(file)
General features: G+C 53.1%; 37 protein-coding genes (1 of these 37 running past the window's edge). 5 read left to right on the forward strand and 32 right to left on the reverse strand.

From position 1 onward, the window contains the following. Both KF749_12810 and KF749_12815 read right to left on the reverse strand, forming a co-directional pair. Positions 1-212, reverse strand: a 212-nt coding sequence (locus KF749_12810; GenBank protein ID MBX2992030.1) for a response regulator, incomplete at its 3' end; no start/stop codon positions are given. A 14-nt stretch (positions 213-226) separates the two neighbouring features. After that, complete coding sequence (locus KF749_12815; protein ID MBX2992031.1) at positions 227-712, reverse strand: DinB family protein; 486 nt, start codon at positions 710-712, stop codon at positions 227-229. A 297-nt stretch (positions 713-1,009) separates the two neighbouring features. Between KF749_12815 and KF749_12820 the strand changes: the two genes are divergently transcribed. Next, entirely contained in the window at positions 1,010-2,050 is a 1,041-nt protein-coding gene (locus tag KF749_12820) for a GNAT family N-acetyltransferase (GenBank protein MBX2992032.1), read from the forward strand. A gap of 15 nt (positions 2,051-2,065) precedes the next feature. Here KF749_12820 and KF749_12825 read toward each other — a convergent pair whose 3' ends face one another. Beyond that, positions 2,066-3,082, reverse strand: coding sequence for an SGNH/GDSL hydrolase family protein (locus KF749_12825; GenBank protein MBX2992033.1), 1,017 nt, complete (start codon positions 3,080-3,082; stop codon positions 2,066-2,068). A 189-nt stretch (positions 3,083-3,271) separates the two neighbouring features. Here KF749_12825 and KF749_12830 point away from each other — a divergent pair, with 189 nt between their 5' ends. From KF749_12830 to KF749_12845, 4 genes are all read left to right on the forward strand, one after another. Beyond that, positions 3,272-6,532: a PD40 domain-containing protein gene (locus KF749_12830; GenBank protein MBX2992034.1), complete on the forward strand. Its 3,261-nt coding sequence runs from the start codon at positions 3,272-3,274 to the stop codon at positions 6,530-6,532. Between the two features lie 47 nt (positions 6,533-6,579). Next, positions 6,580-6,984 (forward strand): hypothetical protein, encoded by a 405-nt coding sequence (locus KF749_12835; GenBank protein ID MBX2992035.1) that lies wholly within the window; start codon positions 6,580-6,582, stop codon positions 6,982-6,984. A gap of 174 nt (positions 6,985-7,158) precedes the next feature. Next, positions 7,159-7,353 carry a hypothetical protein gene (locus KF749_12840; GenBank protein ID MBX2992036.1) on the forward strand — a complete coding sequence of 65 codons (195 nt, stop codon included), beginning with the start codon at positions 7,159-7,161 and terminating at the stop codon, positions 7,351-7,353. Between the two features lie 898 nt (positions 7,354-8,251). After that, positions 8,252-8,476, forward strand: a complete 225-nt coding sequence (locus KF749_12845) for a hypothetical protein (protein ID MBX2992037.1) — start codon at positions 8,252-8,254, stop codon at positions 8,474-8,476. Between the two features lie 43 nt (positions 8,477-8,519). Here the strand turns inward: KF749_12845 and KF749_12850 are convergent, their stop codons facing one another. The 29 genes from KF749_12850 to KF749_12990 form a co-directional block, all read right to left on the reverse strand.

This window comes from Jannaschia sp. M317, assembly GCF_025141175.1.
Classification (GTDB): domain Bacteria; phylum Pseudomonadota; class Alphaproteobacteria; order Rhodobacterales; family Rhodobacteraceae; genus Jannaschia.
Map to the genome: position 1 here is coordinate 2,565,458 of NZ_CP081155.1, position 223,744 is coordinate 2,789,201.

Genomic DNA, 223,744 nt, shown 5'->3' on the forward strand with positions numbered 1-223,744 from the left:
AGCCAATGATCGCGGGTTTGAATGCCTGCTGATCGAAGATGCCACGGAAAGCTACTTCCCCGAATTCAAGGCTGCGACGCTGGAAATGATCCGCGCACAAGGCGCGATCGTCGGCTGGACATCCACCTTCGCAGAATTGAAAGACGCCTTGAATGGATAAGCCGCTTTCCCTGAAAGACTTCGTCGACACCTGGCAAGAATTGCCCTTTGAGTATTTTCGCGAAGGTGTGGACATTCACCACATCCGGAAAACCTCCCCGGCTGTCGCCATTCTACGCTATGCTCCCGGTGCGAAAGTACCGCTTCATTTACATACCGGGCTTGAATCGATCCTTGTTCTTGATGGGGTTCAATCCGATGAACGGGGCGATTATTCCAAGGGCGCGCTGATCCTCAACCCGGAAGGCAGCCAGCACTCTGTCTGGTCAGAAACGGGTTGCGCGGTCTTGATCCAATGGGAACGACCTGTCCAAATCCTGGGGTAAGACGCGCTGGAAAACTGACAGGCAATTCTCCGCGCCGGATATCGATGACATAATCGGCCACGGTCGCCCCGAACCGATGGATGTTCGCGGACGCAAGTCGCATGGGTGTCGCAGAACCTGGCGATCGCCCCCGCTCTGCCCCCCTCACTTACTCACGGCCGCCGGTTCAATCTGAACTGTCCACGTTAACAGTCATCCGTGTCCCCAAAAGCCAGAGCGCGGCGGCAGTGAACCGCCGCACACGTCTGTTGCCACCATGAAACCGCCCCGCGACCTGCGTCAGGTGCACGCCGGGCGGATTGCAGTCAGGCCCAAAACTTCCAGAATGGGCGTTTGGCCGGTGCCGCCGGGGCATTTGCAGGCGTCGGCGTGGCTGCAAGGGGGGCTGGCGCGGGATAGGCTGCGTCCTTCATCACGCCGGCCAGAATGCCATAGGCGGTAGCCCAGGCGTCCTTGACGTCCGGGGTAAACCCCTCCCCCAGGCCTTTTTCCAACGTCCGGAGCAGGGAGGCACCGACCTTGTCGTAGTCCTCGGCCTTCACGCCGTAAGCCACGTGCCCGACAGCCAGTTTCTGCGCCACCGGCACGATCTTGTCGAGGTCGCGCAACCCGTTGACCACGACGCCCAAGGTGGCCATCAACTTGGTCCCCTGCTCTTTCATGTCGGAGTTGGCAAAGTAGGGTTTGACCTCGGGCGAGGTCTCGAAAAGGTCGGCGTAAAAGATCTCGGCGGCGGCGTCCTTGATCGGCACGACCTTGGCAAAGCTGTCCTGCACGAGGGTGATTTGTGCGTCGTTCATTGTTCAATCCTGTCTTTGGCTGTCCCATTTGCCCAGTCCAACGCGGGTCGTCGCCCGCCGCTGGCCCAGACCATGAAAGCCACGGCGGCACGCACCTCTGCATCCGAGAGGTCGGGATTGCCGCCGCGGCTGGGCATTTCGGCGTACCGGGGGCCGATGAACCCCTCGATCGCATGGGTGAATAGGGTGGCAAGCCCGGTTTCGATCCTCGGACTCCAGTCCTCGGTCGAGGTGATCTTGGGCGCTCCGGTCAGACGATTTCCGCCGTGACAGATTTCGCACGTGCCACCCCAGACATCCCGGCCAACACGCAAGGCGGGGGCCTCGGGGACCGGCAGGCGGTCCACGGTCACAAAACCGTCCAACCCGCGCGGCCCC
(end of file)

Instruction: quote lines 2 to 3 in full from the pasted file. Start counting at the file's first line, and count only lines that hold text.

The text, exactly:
From position 1 onward, the window contains the following. Both KF749_12810 and KF749_12815 read right to left on the reverse strand, forming a co-directional pair. Positions 1-212, reverse strand: a 212-nt coding sequence (locus KF749_12810; GenBank protein ID MBX2992030.1) for a response regulator, incomplete at its 3' end; no start/stop codon positions are given. A 14-nt stretch (positions 213-226) separates the two neighbouring features. After that, complete coding sequence (locus KF749_12815; protein ID MBX2992031.1) at positions 227-712, reverse strand: DinB family protein; 486 nt, start codon at positions 710-712, stop codon at positions 227-229. A 297-nt stretch (positions 713-1,009) separates the two neighbouring features. Between KF749_12815 and KF749_12820 the strand changes: the two genes are divergently transcribed. Next, entirely contained in the window at positions 1,010-2,050 is a 1,041-nt protein-coding gene (locus tag KF749_12820) for a GNAT family N-acetyltransferase (GenBank protein MBX2992032.1), read from the forward strand. A gap of 15 nt (positions 2,051-2,065) precedes the next feature. Here KF749_12820 and KF749_12825 read toward each other — a convergent pair whose 3' ends face one another. Beyond that, positions 2,066-3,082, reverse strand: coding sequence for an SGNH/GDSL hydrolase family protein (locus KF749_12825; GenBank protein MBX2992033.1), 1,017 nt, complete (start codon positions 3,080-3,082; stop codon positions 2,066-2,068). A 189-nt stretch (positions 3,083-3,271) separates the two neighbouring features. Here KF749_12825 and KF749_12830 point away from each other — a divergent pair, with 189 nt between their 5' ends. From KF749_12830 to KF749_12845, 4 genes are all read left to right on the forward strand, one after another. Beyond that, positions 3,272-6,532: a PD40 domain-containing protein gene (locus KF749_12830; GenBank protein MBX2992034.1), complete on the forward strand. Its 3,261-nt coding sequence runs from the start codon at positions 3,272-3,274 to the stop codon at positions 6,530-6,532. Between the two features lie 47 nt (positions 6,533-6,579). Next, positions 6,580-6,984 (forward strand): hypothetical protein, encoded by a 405-nt coding sequence (locus KF749_12835; GenBank protein ID MBX2992035.1) that lies wholly within the window; start codon positions 6,580-6,582, stop codon positions 6,982-6,984. A gap of 174 nt (positions 6,985-7,158) precedes the next feature. Next, positions 7,159-7,353 carry a hypothetical protein gene (locus KF749_12840; GenBank protein ID MBX2992036.1) on the forward strand — a complete coding sequence of 65 codons (195 nt, stop codon included), beginning with the start codon at positions 7,159-7,161 and terminating at the stop codon, positions 7,351-7,353. Between the two features lie 898 nt (positions 7,354-8,251). After that, positions 8,252-8,476, forward strand: a complete 225-nt coding sequence (locus KF749_12845) for a hypothetical protein (protein ID MBX2992037.1) — start codon at positions 8,252-8,254, stop codon at positions 8,474-8,476. Between the two features lie 43 nt (positions 8,477-8,519). Here the strand turns inward: KF749_12845 and KF749_12850 are convergent, their stop codons facing one another. The 29 genes from KF749_12850 to KF749_12990 form a co-directional block, all read right to left on the reverse strand.

This window comes from Jannaschia sp. M317, assembly GCF_025141175.1.